As we know from clinical trials, many of the benefits of psychedelic therapy come in the days and weeks after the sessions. This process of reflecting on the lessons and revelations, digesting them, and applying them to daily life is known as integration. Since 2015, the Zendo Project has offered Integration Circles at music festivals, both for our guests from the previous night as well as for other festival attendees as they prepare to return home to family and work. MAPS has also developed an online resource, the Psychedelic Integration List (maps.org/resources), which includes therapists, psychiatrists, coaches, and bodyworkers who understand non-ordinary states of consciousness and are willing to help their clients integrate after such experiences. We have a long way to go before the majority of mental health and medical professionals are prepared to help people who have had psychedelic experiences, but integration providers are working to build a network, document best practices, and create curriculums for disseminating this knowledge and making it widely available.
It would be inadequate to research the potential benefits and educate the public about the use of psychedelic drugs without acknowledging that many people already use them without sufficient safety and support. While MAPS continues to develop psychedelics into legal treatments for mental health, our work to reduce the risks that face psychedelic users outside the research setting contributes to public safety, and models a world in which psychedelics and other drugs are treated as matters of personal choice and public health.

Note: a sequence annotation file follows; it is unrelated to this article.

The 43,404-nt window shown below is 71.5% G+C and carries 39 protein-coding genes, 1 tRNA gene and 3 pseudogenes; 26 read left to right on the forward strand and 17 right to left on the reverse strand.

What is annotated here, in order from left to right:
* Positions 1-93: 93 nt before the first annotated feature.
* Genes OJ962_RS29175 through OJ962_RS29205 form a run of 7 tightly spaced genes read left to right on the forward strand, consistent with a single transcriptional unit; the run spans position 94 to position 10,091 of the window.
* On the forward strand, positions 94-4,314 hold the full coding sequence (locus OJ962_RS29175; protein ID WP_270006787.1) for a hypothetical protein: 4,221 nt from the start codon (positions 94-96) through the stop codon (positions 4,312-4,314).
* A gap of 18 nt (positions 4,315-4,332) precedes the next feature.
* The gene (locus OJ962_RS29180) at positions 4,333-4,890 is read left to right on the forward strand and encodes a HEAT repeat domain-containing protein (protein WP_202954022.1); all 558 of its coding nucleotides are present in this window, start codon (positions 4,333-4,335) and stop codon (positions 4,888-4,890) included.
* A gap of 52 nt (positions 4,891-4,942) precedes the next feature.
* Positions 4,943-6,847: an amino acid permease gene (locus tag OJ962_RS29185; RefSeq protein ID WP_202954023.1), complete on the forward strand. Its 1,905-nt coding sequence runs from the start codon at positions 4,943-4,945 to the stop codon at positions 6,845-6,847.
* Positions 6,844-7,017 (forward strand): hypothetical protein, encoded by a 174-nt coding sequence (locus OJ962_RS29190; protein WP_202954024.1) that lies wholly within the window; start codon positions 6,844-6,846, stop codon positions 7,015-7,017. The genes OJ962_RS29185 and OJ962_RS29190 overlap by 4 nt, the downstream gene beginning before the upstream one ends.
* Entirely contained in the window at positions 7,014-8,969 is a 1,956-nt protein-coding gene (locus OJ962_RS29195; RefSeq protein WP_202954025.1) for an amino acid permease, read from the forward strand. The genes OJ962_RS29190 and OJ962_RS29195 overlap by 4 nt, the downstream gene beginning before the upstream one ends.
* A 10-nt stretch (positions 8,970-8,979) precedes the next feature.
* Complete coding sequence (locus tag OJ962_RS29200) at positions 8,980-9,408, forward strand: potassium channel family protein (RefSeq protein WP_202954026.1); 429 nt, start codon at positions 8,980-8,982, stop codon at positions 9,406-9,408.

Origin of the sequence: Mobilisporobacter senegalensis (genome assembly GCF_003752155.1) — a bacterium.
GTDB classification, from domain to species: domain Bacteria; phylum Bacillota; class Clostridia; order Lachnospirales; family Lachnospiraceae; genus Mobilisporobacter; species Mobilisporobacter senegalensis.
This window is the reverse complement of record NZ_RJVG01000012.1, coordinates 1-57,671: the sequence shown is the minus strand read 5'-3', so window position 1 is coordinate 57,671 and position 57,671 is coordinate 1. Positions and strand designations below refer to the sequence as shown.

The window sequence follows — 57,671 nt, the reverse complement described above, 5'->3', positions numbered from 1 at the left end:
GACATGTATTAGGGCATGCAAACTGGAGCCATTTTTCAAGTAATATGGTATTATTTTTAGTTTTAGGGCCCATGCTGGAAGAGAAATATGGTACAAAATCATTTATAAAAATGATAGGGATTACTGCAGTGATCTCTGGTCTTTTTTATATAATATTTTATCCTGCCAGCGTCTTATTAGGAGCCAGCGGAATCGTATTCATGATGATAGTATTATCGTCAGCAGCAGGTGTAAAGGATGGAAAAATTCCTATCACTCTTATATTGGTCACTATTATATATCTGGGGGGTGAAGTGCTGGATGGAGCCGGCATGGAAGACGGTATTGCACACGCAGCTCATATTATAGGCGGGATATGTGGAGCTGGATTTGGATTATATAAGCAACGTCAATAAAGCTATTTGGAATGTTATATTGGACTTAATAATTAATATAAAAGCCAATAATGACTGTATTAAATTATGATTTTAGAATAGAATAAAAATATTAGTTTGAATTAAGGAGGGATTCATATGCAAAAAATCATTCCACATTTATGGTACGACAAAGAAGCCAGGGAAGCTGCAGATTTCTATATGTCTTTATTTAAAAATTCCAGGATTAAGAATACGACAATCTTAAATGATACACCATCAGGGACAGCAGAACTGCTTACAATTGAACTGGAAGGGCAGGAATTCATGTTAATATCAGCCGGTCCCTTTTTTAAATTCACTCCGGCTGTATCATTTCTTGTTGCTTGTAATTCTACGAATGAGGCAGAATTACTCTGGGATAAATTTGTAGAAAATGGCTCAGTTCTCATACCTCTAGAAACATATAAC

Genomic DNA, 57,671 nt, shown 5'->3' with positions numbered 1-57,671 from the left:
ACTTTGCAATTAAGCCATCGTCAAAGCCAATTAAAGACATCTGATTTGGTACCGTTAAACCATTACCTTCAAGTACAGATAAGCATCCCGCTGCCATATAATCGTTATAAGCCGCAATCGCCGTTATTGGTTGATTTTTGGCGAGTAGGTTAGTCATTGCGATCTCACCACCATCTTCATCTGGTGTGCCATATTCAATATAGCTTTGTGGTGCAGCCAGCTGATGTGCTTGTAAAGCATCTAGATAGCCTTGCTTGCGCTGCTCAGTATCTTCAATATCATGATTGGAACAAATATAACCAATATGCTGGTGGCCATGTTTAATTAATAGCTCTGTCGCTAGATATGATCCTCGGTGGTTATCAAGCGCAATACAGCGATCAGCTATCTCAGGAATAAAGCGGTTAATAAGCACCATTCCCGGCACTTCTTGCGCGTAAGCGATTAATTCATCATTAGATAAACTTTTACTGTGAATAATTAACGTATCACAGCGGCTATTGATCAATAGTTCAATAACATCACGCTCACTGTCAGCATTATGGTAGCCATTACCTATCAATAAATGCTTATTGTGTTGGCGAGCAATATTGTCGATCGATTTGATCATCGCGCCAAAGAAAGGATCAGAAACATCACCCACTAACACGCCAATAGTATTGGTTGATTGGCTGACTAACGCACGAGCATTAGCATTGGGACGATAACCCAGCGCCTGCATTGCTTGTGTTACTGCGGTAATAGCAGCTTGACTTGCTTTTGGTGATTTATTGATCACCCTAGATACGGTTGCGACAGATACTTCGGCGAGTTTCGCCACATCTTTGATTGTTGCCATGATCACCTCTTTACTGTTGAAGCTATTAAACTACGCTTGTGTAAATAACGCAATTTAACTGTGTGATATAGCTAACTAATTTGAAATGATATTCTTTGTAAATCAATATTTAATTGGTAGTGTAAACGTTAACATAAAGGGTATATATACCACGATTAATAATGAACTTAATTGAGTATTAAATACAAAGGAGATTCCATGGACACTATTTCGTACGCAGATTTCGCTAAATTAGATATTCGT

Shannon Clare Petitt, M.A., M.F.T.I. received her Master’s in Integral Counseling Psychology from the California Institute of Integral Studies in 2014, with a practicum working with youth on moderation management for drug and alcohol use. Her passions include working with addiction, trauma, relationship, the body, and nature. At the Multidisciplinary Association for Psychedelic Studies she serves as the Therapist Training Program Coordinator. She also leads Community Engagement for the Zendo Project, bringing harm reduction services to events and expanding efforts for awareness and integration of psychedelic experiences. Shannon is a co-therapist in a MAPS-sponsored Phase 2 trial researching MDMA-assisted psychotherapy for anxiety associated with life-threatening illness. She can be reached at firstname.lastname@example.org.